Photo credit: DTA
Speaking an Australian Information Industry Association event, DTA’s CEO, Gavin Slater outlined five priority areas for the agency. The delivery of these priorities would require not just collaboration among all government agencies, but also public-private participation, as all the capabilities required are not present within the Australian Public Service (APS).
These priority areas are related to three broad objectives in the government’s digital transformation ambitions: 1) To see continued migration of government services to digital channels; 2) To significantly improve the experience for individuals and businesses; and 3) To get improved outcomes from taxpayer’s money spent on ICT.
The first priority for DTA is to develop a clear digital service delivery roadmap for the whole of government to ensure money is being invested in the transformation initiatives that will have the biggest impact on people using digital services.
The second priority follows on from the first. It is about improving the core platforms that support the big service transactions and life events, in order to enable the initiatives that have the most favourable impact.
“This means there needs to be ongoing regular delivery of increased functionality and improved user experience across platforms, like myTax, myHealth, myGov and business-facing platforms,” Mr. Slater said.
(DTA is working with the Department of Human Services to steadily improve myGov. A revamped version with a new look and feel was launched in May this year.)
There is also a need to rationalise and simplify government websites and millions of pages of content. But Mr. Slater clarified that he did not mean that one website is the answer.
Quick and easy online identification, verification and authentication of individuals and businesses would be key to this priority.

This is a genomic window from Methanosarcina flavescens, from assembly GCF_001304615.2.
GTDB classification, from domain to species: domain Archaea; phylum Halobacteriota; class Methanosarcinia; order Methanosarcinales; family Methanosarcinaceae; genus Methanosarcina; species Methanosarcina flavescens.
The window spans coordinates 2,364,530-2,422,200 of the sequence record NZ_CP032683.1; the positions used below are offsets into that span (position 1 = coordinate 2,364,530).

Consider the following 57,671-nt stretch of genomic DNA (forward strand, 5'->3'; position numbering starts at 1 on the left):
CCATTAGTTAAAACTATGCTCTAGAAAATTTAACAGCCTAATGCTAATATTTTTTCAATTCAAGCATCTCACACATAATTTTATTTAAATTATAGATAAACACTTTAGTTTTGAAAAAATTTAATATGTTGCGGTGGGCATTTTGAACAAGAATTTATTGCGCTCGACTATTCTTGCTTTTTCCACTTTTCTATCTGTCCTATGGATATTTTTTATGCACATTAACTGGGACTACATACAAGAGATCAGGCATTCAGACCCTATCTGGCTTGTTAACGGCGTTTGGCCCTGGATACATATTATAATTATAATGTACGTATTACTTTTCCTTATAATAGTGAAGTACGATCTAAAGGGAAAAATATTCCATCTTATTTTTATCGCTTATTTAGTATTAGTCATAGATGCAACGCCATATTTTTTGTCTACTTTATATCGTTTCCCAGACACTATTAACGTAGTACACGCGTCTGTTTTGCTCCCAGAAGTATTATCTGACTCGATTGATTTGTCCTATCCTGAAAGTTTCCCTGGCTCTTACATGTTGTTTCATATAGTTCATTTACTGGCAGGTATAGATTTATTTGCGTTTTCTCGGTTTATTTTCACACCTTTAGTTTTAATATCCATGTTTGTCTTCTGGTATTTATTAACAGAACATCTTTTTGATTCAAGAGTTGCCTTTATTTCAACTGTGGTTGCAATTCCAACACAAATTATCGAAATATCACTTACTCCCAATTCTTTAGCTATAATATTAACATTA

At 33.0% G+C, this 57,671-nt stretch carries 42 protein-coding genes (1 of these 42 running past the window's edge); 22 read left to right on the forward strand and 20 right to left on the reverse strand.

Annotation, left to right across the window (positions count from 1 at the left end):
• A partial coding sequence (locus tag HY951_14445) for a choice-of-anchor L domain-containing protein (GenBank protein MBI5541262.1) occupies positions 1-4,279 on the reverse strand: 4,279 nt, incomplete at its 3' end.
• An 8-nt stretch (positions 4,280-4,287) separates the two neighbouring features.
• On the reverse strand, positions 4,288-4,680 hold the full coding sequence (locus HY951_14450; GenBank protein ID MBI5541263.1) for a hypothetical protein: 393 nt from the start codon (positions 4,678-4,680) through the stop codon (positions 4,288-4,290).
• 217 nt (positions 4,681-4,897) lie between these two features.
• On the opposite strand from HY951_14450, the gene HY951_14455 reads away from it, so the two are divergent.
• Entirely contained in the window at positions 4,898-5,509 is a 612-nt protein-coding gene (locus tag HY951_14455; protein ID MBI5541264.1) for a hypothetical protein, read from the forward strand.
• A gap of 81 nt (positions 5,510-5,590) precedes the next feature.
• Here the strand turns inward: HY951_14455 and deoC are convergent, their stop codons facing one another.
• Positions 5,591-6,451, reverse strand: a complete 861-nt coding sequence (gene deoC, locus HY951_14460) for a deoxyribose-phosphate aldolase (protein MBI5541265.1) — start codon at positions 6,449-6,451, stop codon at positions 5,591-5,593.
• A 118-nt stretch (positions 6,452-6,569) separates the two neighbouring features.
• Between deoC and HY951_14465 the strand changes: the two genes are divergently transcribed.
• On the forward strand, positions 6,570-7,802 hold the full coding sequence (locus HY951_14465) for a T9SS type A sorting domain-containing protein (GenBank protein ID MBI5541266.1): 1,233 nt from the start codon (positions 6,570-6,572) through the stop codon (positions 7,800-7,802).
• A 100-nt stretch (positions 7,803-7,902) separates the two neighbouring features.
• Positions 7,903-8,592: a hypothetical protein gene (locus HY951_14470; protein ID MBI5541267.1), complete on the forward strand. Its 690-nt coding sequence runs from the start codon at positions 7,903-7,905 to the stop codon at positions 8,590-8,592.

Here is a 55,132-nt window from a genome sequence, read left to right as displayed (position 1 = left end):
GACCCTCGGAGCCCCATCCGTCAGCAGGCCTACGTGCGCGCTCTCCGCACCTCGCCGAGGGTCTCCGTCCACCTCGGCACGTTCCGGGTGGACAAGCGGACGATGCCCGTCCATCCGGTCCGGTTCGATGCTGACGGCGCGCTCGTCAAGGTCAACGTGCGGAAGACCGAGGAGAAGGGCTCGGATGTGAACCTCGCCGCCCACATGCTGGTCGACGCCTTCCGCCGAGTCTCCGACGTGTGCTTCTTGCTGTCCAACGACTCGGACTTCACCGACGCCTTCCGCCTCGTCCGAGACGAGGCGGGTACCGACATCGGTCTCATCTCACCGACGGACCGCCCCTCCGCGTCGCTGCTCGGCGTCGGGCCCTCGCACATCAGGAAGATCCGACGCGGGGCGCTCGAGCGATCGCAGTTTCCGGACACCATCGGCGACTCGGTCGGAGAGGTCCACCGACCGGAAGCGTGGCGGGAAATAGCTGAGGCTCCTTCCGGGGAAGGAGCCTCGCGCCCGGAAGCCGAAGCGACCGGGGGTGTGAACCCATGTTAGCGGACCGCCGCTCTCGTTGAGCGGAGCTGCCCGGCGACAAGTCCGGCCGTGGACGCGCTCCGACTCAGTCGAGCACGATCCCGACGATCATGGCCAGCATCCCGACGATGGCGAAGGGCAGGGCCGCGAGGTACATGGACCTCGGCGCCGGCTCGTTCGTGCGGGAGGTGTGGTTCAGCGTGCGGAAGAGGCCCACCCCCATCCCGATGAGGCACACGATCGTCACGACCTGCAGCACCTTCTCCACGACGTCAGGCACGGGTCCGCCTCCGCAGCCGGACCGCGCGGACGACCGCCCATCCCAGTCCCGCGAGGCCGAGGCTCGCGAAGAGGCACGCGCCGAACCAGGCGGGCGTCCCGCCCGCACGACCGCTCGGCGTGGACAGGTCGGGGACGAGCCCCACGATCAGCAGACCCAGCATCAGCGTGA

(In May, Australia post announced that it will work with the DTA to integrate its own identity technology into the Commonwealth's Digital Identity Framework.)
The third priority is to building capability to effectively monitor the performance of the whole-of-government ICT project portfolio. Mr. Slater explained that it would be an approach similar to how venture capitalists treat the businesses they have invested in, constantly scrutinising the performance of the portfolio to decide which projects they have low levels of confidence in and others that require an intervention to increase their chances of success.
The ongoing monitoring would allow DTA to identify successful initiatives, key delivery risks, areas of duplication, provide advice on remediation, and opportunities to leverage common platforms and cloud services.
(Earlier this year, the creation of a new Digital Investment Management Office within DTA was announced to provide a comprehensive picture of the government’s ICT and digital technology investments.)
DTA’s fourth priority is to continue to level the playing field for small and medium Australian businesses looking to do business with government.
The Digital Marketplace initiative currently connects 655 buyers and 533 registered sellers. 217 opportunities have been posted and more than AU$33.7m contracts have been awarded. But more need to be done.
Mr. Slater mentioned issues faced by small business owners. For example, there is still a lack of willingness on part of the government to move away from large entrenched supplier relationships and giving a chance to a small suppliers due to the perceived delivery risk. Another barrier is the upfront investment required to achieve the necessary security clearances for staff and product solutions before the small suppliers can work with government. Mr. Slater reiterated DTA’s commitment to eliminating these barriers to entry.
The fifth priority is to establish a sustainable program for uplifting the digital capability of staff across the public service.
In support of this, Mr. Slater talked about plans to set up innovation labs in DTA’s Canberra and Sydney offices. The labs will provide the environment to bring in staff from across the APS.
“It will be where they can learn how to approach issues with a fresh perspective and with customer-centred design thinking, rapid prototyping, building alpha and beta versions, launching, measuring and iterating,” Mr. Slater said.
Read the complete speech here.